Why did the inventions of paper change the world?
Since the invention of writing, people had been trying to come up with something to write on that was easy and cheap to make. Paper seems to have been invented around 100 BC in China.
During the Shang (1600–1050 BC) and Zhou (1050-256 BC) dynasties of ancient China, documents were ordinarily written on bone or bamboo (on tablets or on bamboo strips sewn and rolled together into scrolls), making them very heavy, awkward, and hard to transport. The light material of silk was sometimes used as a recording medium, but was normally too expensive to consider. The Han dynasty Chinese court official Cai Lun/Ts’ai Lun (ca. 50–121) is widely regarded as the inventor of the modern method of papermaking (inspired by wasps and bees) from rags and other plant fibers in 105. However, the discovery of specimens bearing written Chinese characters in 2006 at Fangmatan in north-east China's Gansu Province suggest that paper was in use by the ancient Chinese military more than 100 years before Cai, in 8 BC, and possibly much earlier as the map fragment found at the Fangmatan tomb site dates from the early 2nd century BC. It therefore would appear that "Cai Lun's contribution was to improve this skill systematically and scientifically, fix a recipe for papermaking".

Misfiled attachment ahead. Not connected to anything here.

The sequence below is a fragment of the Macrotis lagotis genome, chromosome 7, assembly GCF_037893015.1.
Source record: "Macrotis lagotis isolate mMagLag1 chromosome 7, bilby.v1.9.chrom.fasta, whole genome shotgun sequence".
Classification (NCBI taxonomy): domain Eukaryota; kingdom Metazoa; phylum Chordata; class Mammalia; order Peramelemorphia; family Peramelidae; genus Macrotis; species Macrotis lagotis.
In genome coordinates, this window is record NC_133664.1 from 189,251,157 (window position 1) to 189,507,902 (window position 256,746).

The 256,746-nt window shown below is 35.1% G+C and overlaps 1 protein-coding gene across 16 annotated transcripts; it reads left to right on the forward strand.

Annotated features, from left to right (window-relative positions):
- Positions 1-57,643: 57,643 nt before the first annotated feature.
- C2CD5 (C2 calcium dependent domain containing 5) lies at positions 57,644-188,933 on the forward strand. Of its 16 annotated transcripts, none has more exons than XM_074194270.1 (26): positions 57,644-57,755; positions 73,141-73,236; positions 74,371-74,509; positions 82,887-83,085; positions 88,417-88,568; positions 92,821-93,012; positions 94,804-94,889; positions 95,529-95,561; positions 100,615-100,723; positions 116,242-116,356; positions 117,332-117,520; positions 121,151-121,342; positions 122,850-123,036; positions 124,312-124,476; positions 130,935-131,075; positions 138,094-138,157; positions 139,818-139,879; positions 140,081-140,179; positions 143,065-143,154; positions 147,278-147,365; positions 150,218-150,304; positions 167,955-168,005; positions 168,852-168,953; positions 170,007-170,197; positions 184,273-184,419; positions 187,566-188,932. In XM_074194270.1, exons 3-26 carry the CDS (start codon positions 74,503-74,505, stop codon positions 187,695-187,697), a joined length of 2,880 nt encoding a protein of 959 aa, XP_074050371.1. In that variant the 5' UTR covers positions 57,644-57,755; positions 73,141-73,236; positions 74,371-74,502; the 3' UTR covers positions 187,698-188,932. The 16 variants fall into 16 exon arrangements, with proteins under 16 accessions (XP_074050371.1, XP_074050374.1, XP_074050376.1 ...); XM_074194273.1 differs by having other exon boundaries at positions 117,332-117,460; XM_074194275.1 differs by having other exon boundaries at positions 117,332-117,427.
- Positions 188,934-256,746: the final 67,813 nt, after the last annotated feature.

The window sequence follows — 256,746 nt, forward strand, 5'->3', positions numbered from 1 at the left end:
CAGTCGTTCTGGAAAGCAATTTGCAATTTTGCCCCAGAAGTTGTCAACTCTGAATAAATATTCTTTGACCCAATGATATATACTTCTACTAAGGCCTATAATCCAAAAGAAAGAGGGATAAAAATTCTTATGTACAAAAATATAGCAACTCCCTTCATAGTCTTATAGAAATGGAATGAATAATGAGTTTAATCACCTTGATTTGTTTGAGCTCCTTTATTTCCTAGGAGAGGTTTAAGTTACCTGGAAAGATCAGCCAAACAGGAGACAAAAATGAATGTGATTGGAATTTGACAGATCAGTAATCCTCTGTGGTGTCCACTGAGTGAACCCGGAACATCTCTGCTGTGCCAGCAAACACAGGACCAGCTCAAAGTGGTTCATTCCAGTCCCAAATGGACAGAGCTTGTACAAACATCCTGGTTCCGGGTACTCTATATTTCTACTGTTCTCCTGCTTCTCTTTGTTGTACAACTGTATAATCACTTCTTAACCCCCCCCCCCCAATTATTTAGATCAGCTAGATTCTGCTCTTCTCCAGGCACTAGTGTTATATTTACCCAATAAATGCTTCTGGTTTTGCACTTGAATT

Cai Lun/Ts’ai Lun was the first to start a paper-making industry. Ts’ai Lun seems to have made his paper by mixing finely chopped mulberry bark and hemp rags with water, mashing it flat, and then pressing out the water, and letting it dry in the sun.
Even after people in China began to use paper, it took another thousand years before people were using paper all over Eurasia. By the 400’s AD, people in India were also making paper. Paper gets its name from the Egyptain papyrus plant that was used to make paper-like sheets as early as 2300 BC.